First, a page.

NEWS
November 22, 1989 | From Times staff and wire service reports
Clement F. Haynsworth Jr., whose nomination by President Richard M. Nixon to the Supreme Court was rejected by the Senate because of his business practices and views on minorities, died of a heart attack today at his home. He was 77. President Dwight D. Eisenhower named Haynsworth in 1957 to the U.S. 4th Circuit Court of Appeals in Richmond, Va. He spent 17 years as chief justice on the court before retiring in 1981.
CALIFORNIA | LOCAL
September 12, 2002 | MYRNA OLIVER, TIMES STAFF WRITER
You have the right to remain silent. Anything you say can and will be used against you in a court of law. You have the right to speak to an attorney, and to have an attorney present during any questioning. If you cannot afford a lawyer, one will be provided for you at government expense. --Miranda rights * John P. Frank, the constitutional scholar, professor and lawyer whose defense of Ernesto Miranda before the U.S.
CALIFORNIA | LOCAL
January 1, 1988
Early in 1988, members of the Senate Judiciary Committee and leaders of the American Bar Assn. will meet to review the role played by the ABA in rating nominations for the federal judiciary. The meeting will be useful if it serves to clarify and improve the role played by the Bar. A 15-member committee of the Bar association has for about 40 years reviewed and rated nominees.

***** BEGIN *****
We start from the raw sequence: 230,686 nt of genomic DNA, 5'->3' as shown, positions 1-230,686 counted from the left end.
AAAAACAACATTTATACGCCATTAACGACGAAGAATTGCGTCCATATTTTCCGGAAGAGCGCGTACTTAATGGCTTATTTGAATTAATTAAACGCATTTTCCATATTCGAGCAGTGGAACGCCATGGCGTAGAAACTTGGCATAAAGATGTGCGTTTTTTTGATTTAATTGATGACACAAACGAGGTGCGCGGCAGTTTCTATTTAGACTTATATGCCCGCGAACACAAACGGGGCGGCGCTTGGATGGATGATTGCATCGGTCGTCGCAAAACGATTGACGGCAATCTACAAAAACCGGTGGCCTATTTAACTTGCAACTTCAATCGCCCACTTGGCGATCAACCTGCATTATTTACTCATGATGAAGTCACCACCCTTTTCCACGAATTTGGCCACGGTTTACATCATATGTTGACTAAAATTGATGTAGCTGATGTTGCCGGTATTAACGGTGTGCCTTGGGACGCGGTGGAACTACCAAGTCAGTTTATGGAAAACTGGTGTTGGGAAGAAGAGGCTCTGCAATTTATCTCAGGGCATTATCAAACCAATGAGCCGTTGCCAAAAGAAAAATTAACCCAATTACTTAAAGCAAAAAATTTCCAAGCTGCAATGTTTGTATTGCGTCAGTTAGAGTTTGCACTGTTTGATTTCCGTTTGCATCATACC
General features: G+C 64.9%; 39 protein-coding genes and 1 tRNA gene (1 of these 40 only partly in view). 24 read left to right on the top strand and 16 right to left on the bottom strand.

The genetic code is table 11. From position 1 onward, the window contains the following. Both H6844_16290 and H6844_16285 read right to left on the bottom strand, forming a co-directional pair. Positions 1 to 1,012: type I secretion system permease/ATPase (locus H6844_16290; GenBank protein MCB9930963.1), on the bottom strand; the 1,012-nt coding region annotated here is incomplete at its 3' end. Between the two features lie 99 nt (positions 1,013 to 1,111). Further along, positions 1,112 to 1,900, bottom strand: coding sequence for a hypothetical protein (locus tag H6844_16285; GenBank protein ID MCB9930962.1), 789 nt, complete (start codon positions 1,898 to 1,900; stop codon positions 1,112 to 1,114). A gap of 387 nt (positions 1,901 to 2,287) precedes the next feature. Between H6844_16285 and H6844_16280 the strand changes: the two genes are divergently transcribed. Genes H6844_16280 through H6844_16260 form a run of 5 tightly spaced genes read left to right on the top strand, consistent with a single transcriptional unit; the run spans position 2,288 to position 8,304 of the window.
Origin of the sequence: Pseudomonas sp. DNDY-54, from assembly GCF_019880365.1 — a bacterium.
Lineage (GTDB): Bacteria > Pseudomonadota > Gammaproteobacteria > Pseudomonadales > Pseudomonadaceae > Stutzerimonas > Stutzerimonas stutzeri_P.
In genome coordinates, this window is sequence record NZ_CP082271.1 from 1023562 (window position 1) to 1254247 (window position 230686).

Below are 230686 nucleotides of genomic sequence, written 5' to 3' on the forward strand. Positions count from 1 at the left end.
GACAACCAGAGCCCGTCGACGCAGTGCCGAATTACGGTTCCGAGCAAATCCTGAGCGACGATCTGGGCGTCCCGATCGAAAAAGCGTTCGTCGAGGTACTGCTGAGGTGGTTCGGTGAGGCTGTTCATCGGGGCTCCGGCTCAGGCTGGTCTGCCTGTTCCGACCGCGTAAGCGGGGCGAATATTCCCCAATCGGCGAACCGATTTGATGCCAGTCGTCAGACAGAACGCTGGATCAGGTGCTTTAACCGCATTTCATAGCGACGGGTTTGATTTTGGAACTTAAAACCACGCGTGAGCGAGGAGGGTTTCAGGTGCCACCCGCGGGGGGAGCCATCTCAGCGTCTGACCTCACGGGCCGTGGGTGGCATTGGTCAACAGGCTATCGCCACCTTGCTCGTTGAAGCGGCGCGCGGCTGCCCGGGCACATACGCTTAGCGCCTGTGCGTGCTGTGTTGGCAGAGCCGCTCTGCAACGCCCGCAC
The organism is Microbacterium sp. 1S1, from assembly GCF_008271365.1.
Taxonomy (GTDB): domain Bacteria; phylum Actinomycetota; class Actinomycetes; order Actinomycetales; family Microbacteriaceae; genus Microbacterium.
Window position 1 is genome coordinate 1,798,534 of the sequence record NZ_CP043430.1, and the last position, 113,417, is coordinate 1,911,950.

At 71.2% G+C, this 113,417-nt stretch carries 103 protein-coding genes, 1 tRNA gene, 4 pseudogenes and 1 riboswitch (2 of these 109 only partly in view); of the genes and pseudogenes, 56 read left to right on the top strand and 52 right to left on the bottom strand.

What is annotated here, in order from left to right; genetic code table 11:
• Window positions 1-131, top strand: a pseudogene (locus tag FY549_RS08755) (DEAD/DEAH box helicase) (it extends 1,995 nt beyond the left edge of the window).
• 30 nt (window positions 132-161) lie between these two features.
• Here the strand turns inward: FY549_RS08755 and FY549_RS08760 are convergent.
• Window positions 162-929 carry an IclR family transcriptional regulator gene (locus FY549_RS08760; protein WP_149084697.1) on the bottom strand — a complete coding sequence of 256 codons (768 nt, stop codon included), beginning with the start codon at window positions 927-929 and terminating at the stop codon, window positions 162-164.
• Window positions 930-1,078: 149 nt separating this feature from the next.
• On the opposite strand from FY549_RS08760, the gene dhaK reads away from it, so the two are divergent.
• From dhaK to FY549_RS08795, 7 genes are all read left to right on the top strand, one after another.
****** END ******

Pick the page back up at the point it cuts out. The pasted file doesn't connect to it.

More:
NEWS
August 1, 1992 | From Associated Press
Former federal appeals court Judge G. Harrold Carswell, who was nominated to the U.S. Supreme Court by President Richard M. Nixon then rejected by the Senate in a bitter political battle, died Friday. Carswell, who was 72, died of lung cancer, said his son Scott Carswell of Tallahassee. The former U.S. 5th Circuit Court of Appeals judge died at Tallahassee Memorial Regional Medical Center, his son said. The elder Carswell had retired in the mid-1970s and lived in nearby Monticello.
OPINION
July 13, 2005 | Erwin Chemerinsky, Erwin Chemerinsky is a professor at Duke Law School.
Only 12 days have passed since Justice Sandra Day O'Connor announced that she was stepping down from the Supreme Court, but already a great deal of misinformation about the judicial selection and confirmation process has been spread. Let's try to separate the myths from the reality. Myth: Selecting federal judges, including Supreme Court justices, is the prerogative of the president, and the Senate owes deference to his choice.
CALIFORNIA | LOCAL
November 12, 1993 | JAMES P. PINKERTON, James P. Pinkerton, based in Washington, is a senior fellow at the Manhattan Institute
Just about everybody came out a winner in Tuesday's Gore-Perot North American Free Trade Agreement debate. The vice president's televised star turn pushed him up a notch in the White House hierarchy. Gore is still behind Hillary Rodham Clinton, but he definitely has Dave Gergen, the spin czar, eating his dust.